Browse all reviews by letter     A B C D E F G H I J K L M N O P Q R S T U V W X Y Z 0 - 9

USA 1996
Directed by
Edward Zwick
155 minutes
Rated M

Reviewed by
Bernard Hemingway
3.5 stars

Courage Under Fire

Although some might object to the America-centric, pro-militaristic spirit of Courage Under Fire these qualities are after all appropriate to a story which looks at the destructive internal conflicts which are the inevitable result of the prosecution of war.

Denzel Washington plays Army Lieutenant Colonel Serling in charge of a tank division during the Gulf War who inadvertently fires on one of his own tanks during a night-time engagement with the Iraqis. Although exonerated of any wrongdoing, indeed he is decorated for bravery, he is removed from active duty and given the task of investigating the case of Capt. Karen Walden (Meg Ryan) who has been recommended for a Medal of Honour in an unrelated incident in which she died.

Using the technique of Rashomon, Akira Kurosawa's 1950 classic which depicts a number of different remembrances of the same event, Courage Under Fire shows us multiple versions of an incident in which Walden’s helicopter was shot down in a gun battle in enemy-held territory. As Serling interviews survivors contradictions begin to emerge in their accounts that he can’t reconcile. Was she a hero or a coward?

Based on fact (the real subject of the investigation was Dr Mary Edwards Walker) the well-turned script by Patrick Sheane Duncan weaves together a number of threads – Serling’s sense of guilt that is driving him to drink and threatening his marriage, the post-traumatic stress disorder affecting veterans of the war, attempts by the White House of make use of Walden’s death for political purposes, the need to the top brass to boost morale and so on - without bluster or preachiness.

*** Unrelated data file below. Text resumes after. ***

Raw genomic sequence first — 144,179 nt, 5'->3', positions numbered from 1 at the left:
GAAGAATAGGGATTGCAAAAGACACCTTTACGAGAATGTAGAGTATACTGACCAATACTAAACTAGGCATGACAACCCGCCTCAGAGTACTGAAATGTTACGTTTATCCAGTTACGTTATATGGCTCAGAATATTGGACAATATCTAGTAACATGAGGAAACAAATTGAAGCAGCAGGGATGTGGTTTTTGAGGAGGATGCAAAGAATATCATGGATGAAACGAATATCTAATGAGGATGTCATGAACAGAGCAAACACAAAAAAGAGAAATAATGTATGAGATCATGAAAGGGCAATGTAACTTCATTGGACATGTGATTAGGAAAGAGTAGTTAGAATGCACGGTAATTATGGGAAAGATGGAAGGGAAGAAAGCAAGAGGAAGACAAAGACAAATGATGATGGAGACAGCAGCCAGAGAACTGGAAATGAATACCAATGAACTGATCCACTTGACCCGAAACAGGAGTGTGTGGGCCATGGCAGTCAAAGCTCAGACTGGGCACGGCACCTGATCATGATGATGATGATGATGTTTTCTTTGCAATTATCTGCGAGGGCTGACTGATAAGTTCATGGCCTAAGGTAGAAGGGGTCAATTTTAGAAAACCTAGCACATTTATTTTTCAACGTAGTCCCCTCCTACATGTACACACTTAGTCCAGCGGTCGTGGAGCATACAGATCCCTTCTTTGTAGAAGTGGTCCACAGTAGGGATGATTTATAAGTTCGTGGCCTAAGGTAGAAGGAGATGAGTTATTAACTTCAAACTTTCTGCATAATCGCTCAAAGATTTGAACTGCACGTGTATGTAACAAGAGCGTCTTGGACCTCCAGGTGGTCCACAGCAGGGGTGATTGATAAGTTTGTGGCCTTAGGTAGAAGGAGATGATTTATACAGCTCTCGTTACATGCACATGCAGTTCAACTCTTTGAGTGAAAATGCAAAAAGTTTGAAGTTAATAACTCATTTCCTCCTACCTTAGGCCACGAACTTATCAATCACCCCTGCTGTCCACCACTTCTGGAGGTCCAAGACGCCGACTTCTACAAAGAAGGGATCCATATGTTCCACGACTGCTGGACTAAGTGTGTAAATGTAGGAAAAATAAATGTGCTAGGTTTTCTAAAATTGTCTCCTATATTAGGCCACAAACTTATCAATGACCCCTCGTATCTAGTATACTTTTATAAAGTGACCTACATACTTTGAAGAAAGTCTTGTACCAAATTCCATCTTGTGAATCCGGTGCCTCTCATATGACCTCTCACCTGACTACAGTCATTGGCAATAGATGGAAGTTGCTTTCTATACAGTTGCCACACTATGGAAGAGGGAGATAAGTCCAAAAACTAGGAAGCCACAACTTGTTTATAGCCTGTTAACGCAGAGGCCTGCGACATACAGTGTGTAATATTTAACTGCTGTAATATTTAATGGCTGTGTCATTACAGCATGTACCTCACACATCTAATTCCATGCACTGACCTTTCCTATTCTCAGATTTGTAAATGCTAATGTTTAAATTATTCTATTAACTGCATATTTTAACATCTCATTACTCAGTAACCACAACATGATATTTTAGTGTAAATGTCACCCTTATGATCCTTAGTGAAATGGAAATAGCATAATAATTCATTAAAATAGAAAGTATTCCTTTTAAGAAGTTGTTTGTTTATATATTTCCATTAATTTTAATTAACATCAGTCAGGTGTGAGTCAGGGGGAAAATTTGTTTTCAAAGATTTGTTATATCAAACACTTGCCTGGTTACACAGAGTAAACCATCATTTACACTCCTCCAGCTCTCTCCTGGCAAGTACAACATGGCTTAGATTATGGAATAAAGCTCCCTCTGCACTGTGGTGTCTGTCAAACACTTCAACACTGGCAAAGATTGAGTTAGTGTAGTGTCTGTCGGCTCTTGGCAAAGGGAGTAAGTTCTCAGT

Washington is in his element in this kind of valiant “officer and a gentleman” role as Serling struggles to keep his demons out of sight. Although Ryan gets equal billing she only has a relatively small role. She was a big drawcard at the time albeit as a rom-com favourite and this was evidently part of a move to escape typecasting but she might as well not have bothered as neither Duncan nor Zwick give her anything to do even keeping her looking perkily tousled under fire (she does get one good line however. When she is shot in the abdomen and her male colleagues offer to help her she says "I delivered a nine lb  baby. I think I can handle the pain"). Matt Damon will raise some eyebrows as he lost a health-threatening forty lbs for his pre- and post-incident incarnations and is barely recognizable in the latter scenes.

Zwick, who helped Washington to win a Best Supporting Oscar for Glory (1989) is no Ridley Scott but the action scenes are effectively handled and Serling’s relentless pursuit of the truth is compellingly paced. Although it is commercially understandable the director winds up the film with a merciless bath of sentimentality. It doesn’t entirely spoil what has gone before but restraint here would have resulted in a much more creditable film. .




Want something different?

random vintage best worst